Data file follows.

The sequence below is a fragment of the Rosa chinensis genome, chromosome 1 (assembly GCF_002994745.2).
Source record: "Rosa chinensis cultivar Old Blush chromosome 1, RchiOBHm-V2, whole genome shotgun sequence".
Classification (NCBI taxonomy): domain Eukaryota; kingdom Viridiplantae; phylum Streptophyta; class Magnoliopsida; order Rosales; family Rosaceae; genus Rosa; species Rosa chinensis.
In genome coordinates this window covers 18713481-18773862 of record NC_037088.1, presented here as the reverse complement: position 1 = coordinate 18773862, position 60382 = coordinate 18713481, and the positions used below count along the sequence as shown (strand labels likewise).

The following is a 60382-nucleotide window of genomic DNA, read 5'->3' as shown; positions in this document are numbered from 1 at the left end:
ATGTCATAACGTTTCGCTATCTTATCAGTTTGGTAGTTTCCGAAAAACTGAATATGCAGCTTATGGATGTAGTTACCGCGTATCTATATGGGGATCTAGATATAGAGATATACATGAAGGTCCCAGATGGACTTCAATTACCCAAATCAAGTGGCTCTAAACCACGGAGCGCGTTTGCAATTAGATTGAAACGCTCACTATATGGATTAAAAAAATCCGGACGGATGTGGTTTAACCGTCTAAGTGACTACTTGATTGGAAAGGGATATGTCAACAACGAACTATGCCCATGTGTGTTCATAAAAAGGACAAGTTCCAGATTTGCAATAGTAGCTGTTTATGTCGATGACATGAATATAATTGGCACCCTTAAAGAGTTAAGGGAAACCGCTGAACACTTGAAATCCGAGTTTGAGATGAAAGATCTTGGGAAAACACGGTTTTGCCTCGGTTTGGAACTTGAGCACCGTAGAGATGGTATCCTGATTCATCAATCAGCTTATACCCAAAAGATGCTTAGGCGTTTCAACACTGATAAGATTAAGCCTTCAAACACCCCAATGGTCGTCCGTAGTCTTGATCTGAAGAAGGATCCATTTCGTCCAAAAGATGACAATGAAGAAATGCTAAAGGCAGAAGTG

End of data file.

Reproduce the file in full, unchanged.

The sequence below is a fragment of the Rosa chinensis genome, chromosome 1 (assembly GCF_002994745.2).
Source record: "Rosa chinensis cultivar Old Blush chromosome 1, RchiOBHm-V2, whole genome shotgun sequence".
Classification (NCBI taxonomy): domain Eukaryota; kingdom Viridiplantae; phylum Streptophyta; class Magnoliopsida; order Rosales; family Rosaceae; genus Rosa; species Rosa chinensis.
In genome coordinates this window covers 18713481-18773862 of record NC_037088.1, presented here as the reverse complement: position 1 = coordinate 18773862, position 60382 = coordinate 18713481, and the positions used below count along the sequence as shown (strand labels likewise).

The following is a 60382-nucleotide window of genomic DNA, read 5'->3' as shown; positions in this document are numbered from 1 at the left end:
ATGTCATAACGTTTCGCTATCTTATCAGTTTGGTAGTTTCCGAAAAACTGAATATGCAGCTTATGGATGTAGTTACCGCGTATCTATATGGGGATCTAGATATAGAGATATACATGAAGGTCCCAGATGGACTTCAATTACCCAAATCAAGTGGCTCTAAACCACGGAGCGCGTTTGCAATTAGATTGAAACGCTCACTATATGGATTAAAAAAATCCGGACGGATGTGGTTTAACCGTCTAAGTGACTACTTGATTGGAAAGGGATATGTCAACAACGAACTATGCCCATGTGTGTTCATAAAAAGGACAAGTTCCAGATTTGCAATAGTAGCTGTTTATGTCGATGACATGAATATAATTGGCACCCTTAAAGAGTTAAGGGAAACCGCTGAACACTTGAAATCCGAGTTTGAGATGAAAGATCTTGGGAAAACACGGTTTTGCCTCGGTTTGGAACTTGAGCACCGTAGAGATGGTATCCTGATTCATCAATCAGCTTATACCCAAAAGATGCTTAGGCGTTTCAACACTGATAAGATTAAGCCTTCAAACACCCCAATGGTCGTCCGTAGTCTTGATCTGAAGAAGGATCCATTTCGTCCAAAAGATGACAATGAAGAAATGCTAAAGGCAGAAGTG